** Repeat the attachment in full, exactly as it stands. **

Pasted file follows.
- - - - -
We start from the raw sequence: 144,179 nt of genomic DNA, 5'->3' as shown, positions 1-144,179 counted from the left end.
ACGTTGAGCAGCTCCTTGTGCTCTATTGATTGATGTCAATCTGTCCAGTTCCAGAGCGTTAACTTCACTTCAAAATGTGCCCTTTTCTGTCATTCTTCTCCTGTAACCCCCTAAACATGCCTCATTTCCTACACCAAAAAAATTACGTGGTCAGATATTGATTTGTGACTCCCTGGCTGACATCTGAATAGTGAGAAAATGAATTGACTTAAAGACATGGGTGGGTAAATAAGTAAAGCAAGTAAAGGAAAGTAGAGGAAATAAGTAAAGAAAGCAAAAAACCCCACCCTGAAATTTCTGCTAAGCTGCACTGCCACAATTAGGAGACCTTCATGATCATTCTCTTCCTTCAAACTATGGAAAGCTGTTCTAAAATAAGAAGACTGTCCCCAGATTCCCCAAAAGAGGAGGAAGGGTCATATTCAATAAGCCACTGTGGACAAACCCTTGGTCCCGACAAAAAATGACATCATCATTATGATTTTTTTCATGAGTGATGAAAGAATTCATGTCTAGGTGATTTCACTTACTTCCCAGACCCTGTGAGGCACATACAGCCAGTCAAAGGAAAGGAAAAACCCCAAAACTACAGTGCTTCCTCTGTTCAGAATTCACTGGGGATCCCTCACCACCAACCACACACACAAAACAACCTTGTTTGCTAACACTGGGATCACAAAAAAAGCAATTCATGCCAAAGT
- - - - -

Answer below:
We start from the raw sequence: 144,179 nt of genomic DNA, 5'->3' as shown, positions 1-144,179 counted from the left end.
ACGTTGAGCAGCTCCTTGTGCTCTATTGATTGATGTCAATCTGTCCAGTTCCAGAGCGTTAACTTCACTTCAAAATGTGCCCTTTTCTGTCATTCTTCTCCTGTAACCCCCTAAACATGCCTCATTTCCTACACCAAAAAAATTACGTGGTCAGATATTGATTTGTGACTCCCTGGCTGACATCTGAATAGTGAGAAAATGAATTGACTTAAAGACATGGGTGGGTAAATAAGTAAAGCAAGTAAAGGAAAGTAGAGGAAATAAGTAAAGAAAGCAAAAAACCCCACCCTGAAATTTCTGCTAAGCTGCACTGCCACAATTAGGAGACCTTCATGATCATTCTCTTCCTTCAAACTATGGAAAGCTGTTCTAAAATAAGAAGACTGTCCCCAGATTCCCCAAAAGAGGAGGAAGGGTCATATTCAATAAGCCACTGTGGACAAACCCTTGGTCCCGACAAAAAATGACATCATCATTATGATTTTTTTCATGAGTGATGAAAGAATTCATGTCTAGGTGATTTCACTTACTTCCCAGACCCTGTGAGGCACATACAGCCAGTCAAAGGAAAGGAAAAACCCCAAAACTACAGTGCTTCCTCTGTTCAGAATTCACTGGGGATCCCTCACCACCAACCACACACACAAAACAACCTTGTTTGCTAACACTGGGATCACAAAAAAAGCAATTCATGCCAAAGT